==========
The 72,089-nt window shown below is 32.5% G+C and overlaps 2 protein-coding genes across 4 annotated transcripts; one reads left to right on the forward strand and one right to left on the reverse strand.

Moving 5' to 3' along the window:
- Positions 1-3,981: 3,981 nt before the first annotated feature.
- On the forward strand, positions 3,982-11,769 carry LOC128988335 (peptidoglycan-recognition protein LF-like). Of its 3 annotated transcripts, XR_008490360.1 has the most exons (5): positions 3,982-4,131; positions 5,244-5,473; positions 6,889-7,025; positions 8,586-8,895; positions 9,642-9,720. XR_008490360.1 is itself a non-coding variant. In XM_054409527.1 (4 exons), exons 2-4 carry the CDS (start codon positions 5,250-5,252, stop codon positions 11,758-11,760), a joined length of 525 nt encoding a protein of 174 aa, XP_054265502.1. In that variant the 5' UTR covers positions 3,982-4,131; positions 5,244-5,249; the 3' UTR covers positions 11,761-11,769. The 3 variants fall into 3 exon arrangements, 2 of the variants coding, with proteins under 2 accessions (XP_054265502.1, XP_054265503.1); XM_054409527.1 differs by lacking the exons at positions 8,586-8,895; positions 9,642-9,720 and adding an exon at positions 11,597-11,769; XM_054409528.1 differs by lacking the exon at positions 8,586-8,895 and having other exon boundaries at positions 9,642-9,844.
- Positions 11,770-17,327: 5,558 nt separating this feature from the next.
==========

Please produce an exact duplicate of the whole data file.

The 72,089-nt window shown below is 32.5% G+C and overlaps 2 protein-coding genes across 4 annotated transcripts; one reads left to right on the forward strand and one right to left on the reverse strand.

Moving 5' to 3' along the window:
- Positions 1-3,981: 3,981 nt before the first annotated feature.
- On the forward strand, positions 3,982-11,769 carry LOC128988335 (peptidoglycan-recognition protein LF-like). Of its 3 annotated transcripts, XR_008490360.1 has the most exons (5): positions 3,982-4,131; positions 5,244-5,473; positions 6,889-7,025; positions 8,586-8,895; positions 9,642-9,720. XR_008490360.1 is itself a non-coding variant. In XM_054409527.1 (4 exons), exons 2-4 carry the CDS (start codon positions 5,250-5,252, stop codon positions 11,758-11,760), a joined length of 525 nt encoding a protein of 174 aa, XP_054265502.1. In that variant the 5' UTR covers positions 3,982-4,131; positions 5,244-5,249; the 3' UTR covers positions 11,761-11,769. The 3 variants fall into 3 exon arrangements, 2 of the variants coding, with proteins under 2 accessions (XP_054265502.1, XP_054265503.1); XM_054409527.1 differs by lacking the exons at positions 8,586-8,895; positions 9,642-9,720 and adding an exon at positions 11,597-11,769; XM_054409528.1 differs by lacking the exon at positions 8,586-8,895 and having other exon boundaries at positions 9,642-9,844.
- Positions 11,770-17,327: 5,558 nt separating this feature from the next.